For months, tech researchers and scholars have pondered over which companies stand to gain from a ban on Huawei, the Chinese telecommunications giant.
Generally, it is believed there would be a collective loss to the global tech world and people who increasingly depend on technology in their daily lives if the complex supply chains behind modern gadgets are disrupted.
This week US President Donald Trump put Huawei and dozens of its affiliates on its official Entity List, making it difficult for Chinese companies to source components from American vendors.
Being on the entity list means US-based companies selling products to Huawei would require Washington’s approval before shipping goods to them. And US officials have indicated that such approvals would be few and far between.
Huawei has announced that they will challenge the decision, and claim that it will disrupt global supply chains as companies around the world depend on each other to make consumer and industrial products.
Trump’s latest move to inflict damage to the Chinese economy comes as he tries to convince other countries to drop Huawei’s participation in their planned 5G network rollout.
Huawei and ZTE, another Chinese company, are playing a crucial role in building next-generation high-speed internet infrastructure. A similar restriction on ZTE last year pushed the company to the brink of bankruptcy before a settlement with Washington turned down the heat.
The exclusion of Huawei may benefit its competitors — but only for a short while.
Battle for 5G
A few years back Chinese companies played a limited role when the 3G and 4G networks were introduced. With 5G, however, they have now come to dominate the market.
From manufacturing base stations, antennas, routers and cables to implementing the entire infrastructure, Huawei and ZTE are taking the lead.
Their importance is reflected in their role in setting technology benchmarks and standards for 5G networks in the working groups of the International Telecommunications Union (ITU).
In a nutshell, the ITU determines which company’s technology becomes the industry standard, which is then implemented by everyone else.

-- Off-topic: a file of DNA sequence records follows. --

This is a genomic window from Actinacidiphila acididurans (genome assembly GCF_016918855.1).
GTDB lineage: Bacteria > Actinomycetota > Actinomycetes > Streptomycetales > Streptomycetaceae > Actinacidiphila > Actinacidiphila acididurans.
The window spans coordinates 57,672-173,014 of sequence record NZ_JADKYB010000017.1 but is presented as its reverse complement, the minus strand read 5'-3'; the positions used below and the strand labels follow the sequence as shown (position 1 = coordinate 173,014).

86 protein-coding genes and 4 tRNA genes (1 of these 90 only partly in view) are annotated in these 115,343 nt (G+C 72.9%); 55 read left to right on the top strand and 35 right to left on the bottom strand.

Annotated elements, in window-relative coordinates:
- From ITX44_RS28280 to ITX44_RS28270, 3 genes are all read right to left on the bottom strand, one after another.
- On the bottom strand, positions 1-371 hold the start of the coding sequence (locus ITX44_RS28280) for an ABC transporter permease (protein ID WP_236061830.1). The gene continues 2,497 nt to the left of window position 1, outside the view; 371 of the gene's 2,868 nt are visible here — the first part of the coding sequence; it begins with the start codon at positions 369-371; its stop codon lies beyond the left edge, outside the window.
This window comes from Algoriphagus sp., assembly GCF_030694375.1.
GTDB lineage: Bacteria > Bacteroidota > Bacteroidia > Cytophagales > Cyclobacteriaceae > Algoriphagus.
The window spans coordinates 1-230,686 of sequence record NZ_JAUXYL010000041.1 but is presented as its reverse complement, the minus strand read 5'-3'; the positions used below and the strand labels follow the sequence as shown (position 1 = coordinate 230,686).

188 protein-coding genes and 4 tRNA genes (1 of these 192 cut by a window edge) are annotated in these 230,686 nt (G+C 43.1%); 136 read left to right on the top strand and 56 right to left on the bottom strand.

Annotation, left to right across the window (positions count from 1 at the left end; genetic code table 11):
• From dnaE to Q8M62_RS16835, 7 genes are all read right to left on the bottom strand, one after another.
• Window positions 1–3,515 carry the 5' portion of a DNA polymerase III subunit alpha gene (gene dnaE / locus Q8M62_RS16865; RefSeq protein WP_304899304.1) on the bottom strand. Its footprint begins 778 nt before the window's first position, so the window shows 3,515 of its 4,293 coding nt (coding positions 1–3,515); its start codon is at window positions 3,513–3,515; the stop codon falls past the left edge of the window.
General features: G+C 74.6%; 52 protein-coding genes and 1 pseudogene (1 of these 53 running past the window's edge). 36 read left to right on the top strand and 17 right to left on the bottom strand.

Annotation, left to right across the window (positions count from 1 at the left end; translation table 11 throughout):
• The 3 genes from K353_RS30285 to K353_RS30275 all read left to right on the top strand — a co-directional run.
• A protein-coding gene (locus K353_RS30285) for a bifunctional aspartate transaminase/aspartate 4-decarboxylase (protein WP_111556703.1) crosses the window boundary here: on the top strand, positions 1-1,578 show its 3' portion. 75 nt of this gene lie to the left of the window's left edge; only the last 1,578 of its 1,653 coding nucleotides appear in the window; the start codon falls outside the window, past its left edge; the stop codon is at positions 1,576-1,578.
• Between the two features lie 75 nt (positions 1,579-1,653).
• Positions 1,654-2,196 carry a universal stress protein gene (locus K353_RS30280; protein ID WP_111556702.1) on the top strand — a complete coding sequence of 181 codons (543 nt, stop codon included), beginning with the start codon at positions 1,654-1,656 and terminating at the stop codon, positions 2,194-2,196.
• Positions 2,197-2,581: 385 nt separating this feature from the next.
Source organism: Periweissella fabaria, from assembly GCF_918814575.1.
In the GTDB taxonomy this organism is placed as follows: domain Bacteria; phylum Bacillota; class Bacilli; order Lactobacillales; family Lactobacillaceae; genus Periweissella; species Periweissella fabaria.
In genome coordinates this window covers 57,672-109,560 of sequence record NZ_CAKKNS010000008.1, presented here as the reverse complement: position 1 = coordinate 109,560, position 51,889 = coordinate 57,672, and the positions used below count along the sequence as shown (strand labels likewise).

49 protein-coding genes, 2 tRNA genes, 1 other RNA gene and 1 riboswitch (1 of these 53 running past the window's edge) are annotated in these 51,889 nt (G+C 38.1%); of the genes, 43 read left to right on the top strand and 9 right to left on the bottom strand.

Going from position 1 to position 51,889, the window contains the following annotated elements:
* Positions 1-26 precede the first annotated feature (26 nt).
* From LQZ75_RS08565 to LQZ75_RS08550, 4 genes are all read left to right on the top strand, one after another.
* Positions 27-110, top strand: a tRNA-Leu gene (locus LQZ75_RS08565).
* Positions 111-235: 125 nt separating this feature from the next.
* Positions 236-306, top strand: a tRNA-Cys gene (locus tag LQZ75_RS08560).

Under the process, companies share patented technology essential to the development of 5G.
In 4G LTE, LG and Qualcomm held 23 percent and 21 percent of the standard essential patents. ZTE and Huawei owned just 6 percent and 1 percent. By some estimates, in the 5G race, Chinese firms could come to hold around 40 percent of such patents.
Competitors and suppliers
Sweden’s Ericsson, Nokia from Finland and South Korea’s Samsung are Huawei’s main competitors in the race to supply full-scale 5G network solutions.
But other companies have a share in providing niche components such as chipsets and edge devices. That’s where America’s Qualcomm, Intel, Cisco and Broadcom have a key role.
Over the years Huawei and ZTE have spent billions of dollars on buildings factories and training workers to produce 5G equipment at competitive prices. Replacing them could take years.
Besides telecommunication equipment that most other companies use, Huawei has also emerged as the world’s second-largest seller of smartphones, just behind Samsung and ahead of Apple.
Restriction on Huawei could force Beijing to limit Apple’s access to China, its key market.
For Huawei, a bigger problem is in replacing its American suppliers such as Qualcomm and Intel Corp. Still, unlike ZTE, its exposure to US-based suppliers is not substantial as more than 40 percent of its suppliers are based in mainland China.
In 2018, Huawei bought some $11 billion worth of components from American suppliers, representing more than 15 percent of its spending in the area, according to Reuters.
Huawei has reportedly stockpiled 12 months worth of stock of key components in anticipation of the move.
In the end, Trump's decision will affect American companies as much as Chinese companes. The biggest losers will be internet users who will be deprived of faster internet if it ends up delaying 5G networks.